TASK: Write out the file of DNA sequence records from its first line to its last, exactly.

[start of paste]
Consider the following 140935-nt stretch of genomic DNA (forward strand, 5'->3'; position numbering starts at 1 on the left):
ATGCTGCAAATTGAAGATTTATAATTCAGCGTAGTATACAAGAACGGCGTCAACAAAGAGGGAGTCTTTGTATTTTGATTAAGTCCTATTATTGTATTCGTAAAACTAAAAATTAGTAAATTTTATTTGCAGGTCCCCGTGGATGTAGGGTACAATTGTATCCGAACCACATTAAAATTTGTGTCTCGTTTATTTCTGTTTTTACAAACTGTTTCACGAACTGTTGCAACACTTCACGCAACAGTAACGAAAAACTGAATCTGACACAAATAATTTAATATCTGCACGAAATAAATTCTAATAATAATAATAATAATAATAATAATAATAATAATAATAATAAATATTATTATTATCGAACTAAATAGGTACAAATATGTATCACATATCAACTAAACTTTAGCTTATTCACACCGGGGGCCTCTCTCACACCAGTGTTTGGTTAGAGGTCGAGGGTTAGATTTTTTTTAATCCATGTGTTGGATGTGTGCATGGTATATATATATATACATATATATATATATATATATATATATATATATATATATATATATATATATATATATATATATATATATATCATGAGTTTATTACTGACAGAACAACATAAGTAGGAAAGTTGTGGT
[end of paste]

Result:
Consider the following 140935-nt stretch of genomic DNA (forward strand, 5'->3'; position numbering starts at 1 on the left):
ATGCTGCAAATTGAAGATTTATAATTCAGCGTAGTATACAAGAACGGCGTCAACAAAGAGGGAGTCTTTGTATTTTGATTAAGTCCTATTATTGTATTCGTAAAACTAAAAATTAGTAAATTTTATTTGCAGGTCCCCGTGGATGTAGGGTACAATTGTATCCGAACCACATTAAAATTTGTGTCTCGTTTATTTCTGTTTTTACAAACTGTTTCACGAACTGTTGCAACACTTCACGCAACAGTAACGAAAAACTGAATCTGACACAAATAATTTAATATCTGCACGAAATAAATTCTAATAATAATAATAATAATAATAATAATAATAATAATAATAATAAATATTATTATTATCGAACTAAATAGGTACAAATATGTATCACATATCAACTAAACTTTAGCTTATTCACACCGGGGGCCTCTCTCACACCAGTGTTTGGTTAGAGGTCGAGGGTTAGATTTTTTTTAATCCATGTGTTGGATGTGTGCATGGTATATATATATATACATATATATATATATATATATATATATATATATATATATATATATATATATATATATATATATATATATATCATGAGTTTATTACTGACAGAACAACATAAGTAGGAAAGTTGTGGT